Get Heart Smart by Eating Right
by: Kathy Welsh, diet technician, LIFE Beaver County
February is deemed National Heart Month and has been since 1963, when Congress required the President to proclaim it as such to raise public awareness about heart disease.
Although February is dedicated to the heart, a healthy diet should be followed throughout the entire year and not just for one month. Many of us made plans to develop better eating habits at the start of the year. Are you sticking to this resolution? If you are, great! If not, bump up your nutrition in the following ways. Your heart will thank you!
Start by aiming to eat a diet high in fruits, vegetables, whole grains, lean protiens, and low fat dairy, while limiting food items high in sugar, sodium and fat. Read labels on packages. This will help you choose food products and make comparisons between similar products.
Vary your veggies. Read labels for sauces and seasonings. These can add extra fat, calories and sodium.
Focus on fruits. Set fruit out in a bowl on the counter where you can see it or cut it up in a clear container in the refrigerator. If it is not handy you may forget about it. Buy fruits in different forms - frozen, canned (in juice or water), or fresh.
Choose more whole grains. Substitute a whole grain product for a refined one. Switch from white bread to whole wheat bread. Try brown rice instead of white rice, or whole wheat pasta instead of white pasta.
Go lean with protein sources. Examples of lean cuts of beef include round steak and roast, top sirloin, top loin, and arm roasts. For lean pork try pork loin, center loin and tenderloin. Boneless, skinless chicken breasts are the leanest choices for poultry. Continue to trim off any visible fat, and broil, grill, roast, boil or poach meats, poultry, or fish instead of frying.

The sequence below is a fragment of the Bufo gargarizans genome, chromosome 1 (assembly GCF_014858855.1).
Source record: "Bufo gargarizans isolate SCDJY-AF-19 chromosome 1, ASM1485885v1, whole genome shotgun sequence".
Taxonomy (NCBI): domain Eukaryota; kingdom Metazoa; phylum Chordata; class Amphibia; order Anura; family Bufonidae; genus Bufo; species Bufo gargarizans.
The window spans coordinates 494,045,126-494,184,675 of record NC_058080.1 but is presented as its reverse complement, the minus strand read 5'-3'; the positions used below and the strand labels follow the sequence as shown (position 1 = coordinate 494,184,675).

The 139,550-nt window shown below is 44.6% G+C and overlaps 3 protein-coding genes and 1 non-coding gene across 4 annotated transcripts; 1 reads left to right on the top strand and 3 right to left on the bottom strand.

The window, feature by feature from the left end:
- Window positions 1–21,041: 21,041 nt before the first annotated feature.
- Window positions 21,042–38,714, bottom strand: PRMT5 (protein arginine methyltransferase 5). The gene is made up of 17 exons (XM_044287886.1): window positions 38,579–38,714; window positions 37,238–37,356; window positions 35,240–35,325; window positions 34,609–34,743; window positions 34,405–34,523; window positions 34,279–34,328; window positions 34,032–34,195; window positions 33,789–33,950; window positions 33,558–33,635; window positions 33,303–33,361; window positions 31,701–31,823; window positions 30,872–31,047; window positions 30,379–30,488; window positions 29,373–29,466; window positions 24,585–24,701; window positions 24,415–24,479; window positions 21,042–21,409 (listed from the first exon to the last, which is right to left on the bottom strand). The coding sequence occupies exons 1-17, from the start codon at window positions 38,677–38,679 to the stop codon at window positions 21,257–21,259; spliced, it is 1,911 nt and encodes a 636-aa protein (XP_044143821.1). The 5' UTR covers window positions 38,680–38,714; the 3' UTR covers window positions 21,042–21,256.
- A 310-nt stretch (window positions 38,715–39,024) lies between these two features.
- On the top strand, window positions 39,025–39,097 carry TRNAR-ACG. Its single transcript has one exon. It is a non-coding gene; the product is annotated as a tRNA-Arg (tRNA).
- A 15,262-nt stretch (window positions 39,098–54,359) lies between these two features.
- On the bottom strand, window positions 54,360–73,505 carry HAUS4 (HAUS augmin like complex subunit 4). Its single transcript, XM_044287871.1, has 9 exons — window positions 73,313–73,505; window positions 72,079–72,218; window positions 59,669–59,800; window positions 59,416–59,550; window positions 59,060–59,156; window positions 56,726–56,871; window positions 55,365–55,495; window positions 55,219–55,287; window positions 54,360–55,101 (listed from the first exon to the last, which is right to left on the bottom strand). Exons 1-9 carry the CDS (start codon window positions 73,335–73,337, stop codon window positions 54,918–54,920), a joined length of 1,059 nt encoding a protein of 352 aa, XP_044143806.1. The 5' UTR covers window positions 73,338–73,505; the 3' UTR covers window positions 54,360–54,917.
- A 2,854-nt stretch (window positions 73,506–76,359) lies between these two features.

Choose low fat dairy products. If you are drinking regular milk, gradually switch to 1% or skim to lower fats and calories. Use fat-free or low-fat yogurt as a snack, as a dip or plain variety to top baked potatoes. When using cheese, use a low-fat product or one that lists fat as 2%.
The general recommendation is to reduce daily sodium intake to less than 2,300 millighrams a day (about 1 teaspoon), and less if there is a concern regarding any medical conditions. Sea salt is typically marketed as being healthier compared to table salt. Although they differ in taste, texture and processing, they have the same basic nutritional value. By weight, they both have about the same amount of sodium chloride. In other words, sea salt is still salt. The perference for salty foods is something you learn, which means that over time you can reduce your cravings for salt and salty foods. Gradually experiment by adding salt-free herbs and spices to your favorite foods and recipes.
When choosing fats, replace solid fats such as butter and lard with vegetable oils rich in monounsaturated fats, such as canola, olive and safflower oils and polyunsaturated fats such as soybean, corn and cottonseed oil. When purchasing a soft margarine, choose one that contains zero grams of fat.
When it comes to changing your eating habits, there are many different ways to make it happen. Experiment and see what works best for you and your heart.